Sunburst Quilt (pg 52)  From the book, 'This quilt was made in the mid-nineteenth century, in Funkstown, Maryland, by Anna Sophie Shriver for her sister, Catherine Shriver Knode, wife of Frisbe Knode.  It is exquisitely worked, with a pieced sunburst pattern complemented by elaborate stuffed quilting.'



One drawer included a beautiful sampler from 1826 made by nine-year-old Mary Howard. 

15 comments:

Barb said...

beautiful antique quilts! love the star quilt too and the grooms quilt. thanks for sharing the inspiration

Karen said...

You certainly got an up close view of quilts I have seen in books and pictures on the internet.

moosecraft said...

The Copp quilt and the Rising Sun quilt... absolutely gorgeous! Thanks for sharing these pics!

Janet said...

Wow Vicky - these are amazing!! Thanks so much for sharing them. I just love that rising sun - just gorgeous! And the quilting on the sunburst quilt - wow, wow, wow!

Janet said...

Oh, and I just ordered the book :0)

Dawn said...

What a fantastic trip you had. Thanks for sharing!

Sandy said...

Fyi, for those of you on the West Coast, this exhibit it just opened in Sacramento. It would have been off my radar if you hadn't posted about it Vicky, so thanks!

Meanwhile, can you tell us the name of the book you refer to, with photos of the quilts from the exhibit?

Thanks again,
Sandy

Vicki said...

Thanks for the info, Sandy! I've added to yesterday's post. The quilts from this post are at the Smithsonian Museum of American History in DC - not on display, but on the 'behind the scenes' tour. The book is 'The Smithsonian Treasury American Quilts' by Doris M. Bowman - this info was in yesterday's post. I'll update today's post so there's no confusion.
Thanks!

Kyle said...

What a awesome opportunity. I remember the Rising Sun quilt and the Copp quilt when those fabrics were printed by RJR.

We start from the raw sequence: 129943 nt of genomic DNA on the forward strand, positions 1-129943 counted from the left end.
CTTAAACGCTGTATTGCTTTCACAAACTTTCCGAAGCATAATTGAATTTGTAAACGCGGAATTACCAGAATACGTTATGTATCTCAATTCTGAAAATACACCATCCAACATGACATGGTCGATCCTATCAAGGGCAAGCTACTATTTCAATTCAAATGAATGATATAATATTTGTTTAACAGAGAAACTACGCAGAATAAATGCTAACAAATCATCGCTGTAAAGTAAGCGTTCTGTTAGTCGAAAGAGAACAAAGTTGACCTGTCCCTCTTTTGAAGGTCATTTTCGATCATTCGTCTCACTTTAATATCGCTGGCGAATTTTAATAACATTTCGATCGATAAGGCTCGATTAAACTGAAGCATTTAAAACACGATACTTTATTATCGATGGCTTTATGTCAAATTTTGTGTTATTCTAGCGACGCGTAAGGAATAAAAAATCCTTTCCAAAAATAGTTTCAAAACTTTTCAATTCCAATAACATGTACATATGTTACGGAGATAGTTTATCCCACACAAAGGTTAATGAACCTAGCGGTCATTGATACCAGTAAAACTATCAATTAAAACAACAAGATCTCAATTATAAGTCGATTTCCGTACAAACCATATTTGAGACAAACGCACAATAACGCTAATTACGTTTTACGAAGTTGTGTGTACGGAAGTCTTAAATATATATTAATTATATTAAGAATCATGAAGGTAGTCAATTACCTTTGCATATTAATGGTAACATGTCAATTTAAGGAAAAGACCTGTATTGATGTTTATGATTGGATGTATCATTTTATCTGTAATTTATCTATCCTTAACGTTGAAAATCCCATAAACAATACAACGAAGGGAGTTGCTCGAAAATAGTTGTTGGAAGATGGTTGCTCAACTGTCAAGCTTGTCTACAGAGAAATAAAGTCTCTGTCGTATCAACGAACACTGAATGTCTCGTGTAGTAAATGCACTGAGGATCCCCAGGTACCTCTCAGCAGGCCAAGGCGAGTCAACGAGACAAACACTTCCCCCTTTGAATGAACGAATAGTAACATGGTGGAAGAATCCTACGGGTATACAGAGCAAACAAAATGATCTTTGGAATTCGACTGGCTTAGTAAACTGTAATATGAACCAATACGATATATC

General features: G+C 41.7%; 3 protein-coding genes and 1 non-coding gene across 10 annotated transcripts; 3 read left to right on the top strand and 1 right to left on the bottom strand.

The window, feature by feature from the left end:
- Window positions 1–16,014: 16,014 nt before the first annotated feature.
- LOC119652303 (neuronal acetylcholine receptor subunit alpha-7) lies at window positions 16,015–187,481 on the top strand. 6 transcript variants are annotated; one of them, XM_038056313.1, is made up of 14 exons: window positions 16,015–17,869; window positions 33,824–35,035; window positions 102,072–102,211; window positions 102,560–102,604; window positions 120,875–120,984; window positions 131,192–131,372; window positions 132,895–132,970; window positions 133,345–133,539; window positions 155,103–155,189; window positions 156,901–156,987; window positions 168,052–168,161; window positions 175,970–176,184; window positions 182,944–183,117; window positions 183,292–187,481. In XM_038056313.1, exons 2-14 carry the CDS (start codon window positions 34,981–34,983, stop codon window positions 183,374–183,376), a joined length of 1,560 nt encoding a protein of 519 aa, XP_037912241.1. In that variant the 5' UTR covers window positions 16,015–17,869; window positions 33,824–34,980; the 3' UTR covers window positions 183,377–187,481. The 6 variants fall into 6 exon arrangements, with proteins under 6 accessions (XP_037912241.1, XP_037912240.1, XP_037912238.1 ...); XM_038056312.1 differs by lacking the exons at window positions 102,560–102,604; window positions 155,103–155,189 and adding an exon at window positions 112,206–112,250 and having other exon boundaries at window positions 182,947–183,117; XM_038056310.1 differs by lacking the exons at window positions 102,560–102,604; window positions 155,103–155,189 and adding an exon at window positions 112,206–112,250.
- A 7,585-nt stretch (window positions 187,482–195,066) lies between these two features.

Chantal said...

So amazing. 5/8 of an inch!!! OMG! Do you think she was depressed? Thanks for sharing all these beautiful pictures and taking the time to write all the information for us. It was most interesting post.

Every Stitch said...

Wonderful to see these close up pictures - amazing life in those colours still! I have the book but the photos in it are not as vibrant as yours - thanks so much for posting.

claire witherspoon said...

Wow!! Thank you so much for taking the time to post your travel-log! I lucedk out and stumbled across a copy of the Smithsonian book at our guild Flea market a number of years ago and it has remained one of my favorite historical quilt books. It is great to see some of these quilts in digital color, the pictures are so much better than the book! Did you get to see the Martha Washington quilt top? I have always wanted to see that one up-close. And thank you for the tip about the behind the scenes tour! That is definetly going on my wish list!! cheers, Claire W.

Lori said...

Vicki, I have enjoyed the virtual trip! What amazing quilts you've seen.

Holly Field said...

Thank you for posting the most wonderful photos in your last several posts! They are so inspiring, that I'm off to my sewing machine!

Odry said...

beautiful antique quilts! love the Maryland quilt and Double Irish Chain quilt ;)